My pattern has tended to be: if I read a post in Google Reader (which almost certainly means it is a blog I subscribe to) and I want to share it, I click “share” and it appears in the sidebar here. If I come across the item elsewhere, I might Share-to-Facebook, or I might tweet it (which feeds to Facebook and appears in the sidebar here), or—less often—I might link to it in a short post here. Four ways of sharing, which strikes me as a bit messy. πŸ™‚ Thus my questions last week about readers’ preferences.

    But I’ve digressed from the blogroll discussion—Melissa’s comment speaks to the usefulness of sharing links to specific posts that were fascinating or meaningful to the blogger, as opposed to a blogroll which of course points to the blog in general. As I think through this, I know that post-specific links are by far my favorite kind. And like many of the responders in the linksharing discussion, I too enjoy hearing a little about why a particular post (or blog) is of interest to the person sharing the link.

    Ellie wrote: “One thing I keep finding myself wanting to do is a link-y post with specific posts that moved me that week. But making link-y posts is something I find tiring, so I never get around to it. Maybe I really will though, one of these days.”

    Ellie, you might want to see if you like Delicious or Diigo as a way to share those links. Both are social bookmarking sites which have optional autoblogging features that send links directly to a formatted post on your blog. I’m not sure what the iPad interface is like, but on my laptop, I have a Diigo “bookmark” button in my Firefox toolbar. Say I’m reading a post I like & want to share: I can click that bookmark button and the link is saved to Diigo. After I’ve bookmarked 3 such links (or whatever number I choose in the settings), Diigo will generate a post here containing those links and any commentary I made when bookmarking them. I have this function set to save the post to drafts, not publish it, because I do like to look over the formatting before it goes live. Here’s an example of one of those Diigo-generated posts: Thursday Links.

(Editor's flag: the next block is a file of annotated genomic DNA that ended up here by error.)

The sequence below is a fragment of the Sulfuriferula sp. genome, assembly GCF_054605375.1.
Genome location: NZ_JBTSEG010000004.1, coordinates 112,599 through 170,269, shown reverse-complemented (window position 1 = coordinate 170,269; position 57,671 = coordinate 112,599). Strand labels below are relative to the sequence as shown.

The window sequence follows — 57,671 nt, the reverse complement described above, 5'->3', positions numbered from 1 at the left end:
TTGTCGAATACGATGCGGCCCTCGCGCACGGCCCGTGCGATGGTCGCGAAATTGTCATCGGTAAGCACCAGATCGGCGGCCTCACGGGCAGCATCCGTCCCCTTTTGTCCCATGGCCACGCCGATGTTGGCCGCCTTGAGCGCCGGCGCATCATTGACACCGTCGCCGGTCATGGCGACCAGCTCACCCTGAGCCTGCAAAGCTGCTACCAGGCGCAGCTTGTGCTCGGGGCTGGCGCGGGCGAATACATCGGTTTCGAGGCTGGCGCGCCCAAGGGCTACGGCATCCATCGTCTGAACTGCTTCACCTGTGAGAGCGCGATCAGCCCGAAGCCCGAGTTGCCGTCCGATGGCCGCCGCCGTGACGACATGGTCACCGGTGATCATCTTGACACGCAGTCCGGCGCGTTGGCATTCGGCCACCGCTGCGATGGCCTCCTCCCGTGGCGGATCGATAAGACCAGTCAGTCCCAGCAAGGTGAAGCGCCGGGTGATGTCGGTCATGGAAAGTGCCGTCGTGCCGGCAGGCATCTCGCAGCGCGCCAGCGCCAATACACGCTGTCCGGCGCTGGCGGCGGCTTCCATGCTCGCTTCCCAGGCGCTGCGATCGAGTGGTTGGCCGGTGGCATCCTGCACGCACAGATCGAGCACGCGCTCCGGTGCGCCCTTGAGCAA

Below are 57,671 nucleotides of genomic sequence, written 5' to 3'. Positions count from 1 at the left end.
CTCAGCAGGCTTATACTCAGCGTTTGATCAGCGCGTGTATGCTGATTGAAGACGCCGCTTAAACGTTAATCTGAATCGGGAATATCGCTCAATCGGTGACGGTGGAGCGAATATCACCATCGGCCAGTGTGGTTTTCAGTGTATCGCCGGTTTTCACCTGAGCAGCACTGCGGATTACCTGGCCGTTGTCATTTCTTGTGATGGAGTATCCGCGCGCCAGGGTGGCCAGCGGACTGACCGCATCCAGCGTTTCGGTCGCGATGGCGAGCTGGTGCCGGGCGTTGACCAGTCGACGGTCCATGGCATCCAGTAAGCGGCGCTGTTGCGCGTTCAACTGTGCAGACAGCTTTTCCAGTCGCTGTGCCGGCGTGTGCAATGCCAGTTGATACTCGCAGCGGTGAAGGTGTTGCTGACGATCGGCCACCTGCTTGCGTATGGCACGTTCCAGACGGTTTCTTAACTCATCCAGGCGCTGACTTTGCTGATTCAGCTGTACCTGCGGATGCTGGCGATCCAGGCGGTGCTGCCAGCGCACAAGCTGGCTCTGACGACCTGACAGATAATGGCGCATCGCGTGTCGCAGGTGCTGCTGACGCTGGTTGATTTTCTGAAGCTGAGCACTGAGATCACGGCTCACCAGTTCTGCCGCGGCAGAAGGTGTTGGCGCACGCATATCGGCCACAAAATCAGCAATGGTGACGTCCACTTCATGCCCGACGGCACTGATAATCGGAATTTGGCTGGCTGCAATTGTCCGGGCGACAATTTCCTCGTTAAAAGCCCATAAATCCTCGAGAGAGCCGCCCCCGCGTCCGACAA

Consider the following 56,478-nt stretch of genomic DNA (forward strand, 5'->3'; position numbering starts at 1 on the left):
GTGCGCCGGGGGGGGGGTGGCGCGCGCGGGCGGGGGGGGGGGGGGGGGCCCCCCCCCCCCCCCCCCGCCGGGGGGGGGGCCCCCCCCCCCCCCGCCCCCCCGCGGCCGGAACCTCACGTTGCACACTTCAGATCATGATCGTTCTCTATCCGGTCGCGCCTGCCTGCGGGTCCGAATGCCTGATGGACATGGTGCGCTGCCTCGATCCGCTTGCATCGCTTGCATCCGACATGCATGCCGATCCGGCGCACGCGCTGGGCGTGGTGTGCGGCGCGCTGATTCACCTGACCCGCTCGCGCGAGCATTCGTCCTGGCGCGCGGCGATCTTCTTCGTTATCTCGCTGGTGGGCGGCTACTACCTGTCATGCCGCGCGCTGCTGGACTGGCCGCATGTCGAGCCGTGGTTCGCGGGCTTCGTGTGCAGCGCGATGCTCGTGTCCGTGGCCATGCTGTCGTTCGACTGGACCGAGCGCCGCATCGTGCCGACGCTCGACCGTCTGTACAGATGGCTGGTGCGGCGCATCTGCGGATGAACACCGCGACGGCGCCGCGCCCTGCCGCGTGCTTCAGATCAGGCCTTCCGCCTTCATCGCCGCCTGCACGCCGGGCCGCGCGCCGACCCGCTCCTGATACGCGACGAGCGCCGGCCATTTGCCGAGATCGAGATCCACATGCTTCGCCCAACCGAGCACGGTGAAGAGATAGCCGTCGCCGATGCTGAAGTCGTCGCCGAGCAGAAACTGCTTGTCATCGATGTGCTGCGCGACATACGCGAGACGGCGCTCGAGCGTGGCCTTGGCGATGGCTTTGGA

For a while this was my preferred means of quick linksharing, but I seem to keep forgetting about it and hitting that Share-to-Facebook toolbar button instead.

  12. I’m so honored to be included on this list that I’ve avoided it all day, not knowing how to respond to such kindness!
    I agree with your feelings on blog rolls, but I do like them on other people’s blogs. 1) I would hate to leave someone out and 2) How conceited of me to think that being on my blog roll means that much to anyone! πŸ™‚ I like Google Reader and keep intending to do a week end post of my shared posts for subscribers.

  13. Two things, I do like and use the Made me Click in your sidebar. Elizabeth Foss has a similar one and I appreciate hers too. And this speaks to what I said earlier that you wrote to here: the post-specific links — I really do like that, myself, in addition to the general listyness of a blogroll. And the second thing is: thank you for explaining how Diigo works. A quick-click in the toolbar might just be workable for me. Otherwise it’s bookmark each post and write a post of my own at the end of the week copy/pasting as I go … Hmmm. Worth looking into when I have the mental wherewithal (computer tool discernment takes a shocking amount of energy!). Thank you πŸ™‚

  14. oooh. I think I might like the Diigo auto-post feature. I’m always collecting little groups of links and then getting lazy about formatting them for an actual blog post and so they get dropped. I’ll have to look into that. I wonder if it will work with my blog software.

  15. I’m delighted you enjoy my blog. I have a blogroll at my blog, but it’s horribly outdated. My blog reader includes more, though it’s always evolving. I can’t possibly keep up with all the blogs I’d like to keep up with, and I suspect that’s the case for many other bloggers and readers. I joined Facebook last year, and I’ve friended some bloggers and try to follow them there, since many of us post links to our blogs on our Facebook walls. The amount of good reading on the Internet is just overwhelming.

  16. Melissa, what an honor to be included in your post – alongside some of my favorites, too. I rarely get to make the rounds as thoroughly as I’d like, but I so enjoy reading here. Thank you, and thanks for your writing – I always leave feeling a little clearer and more centered. You’re a blessing. :o)

  17. Crazy smiley. Trying again: πŸ™‚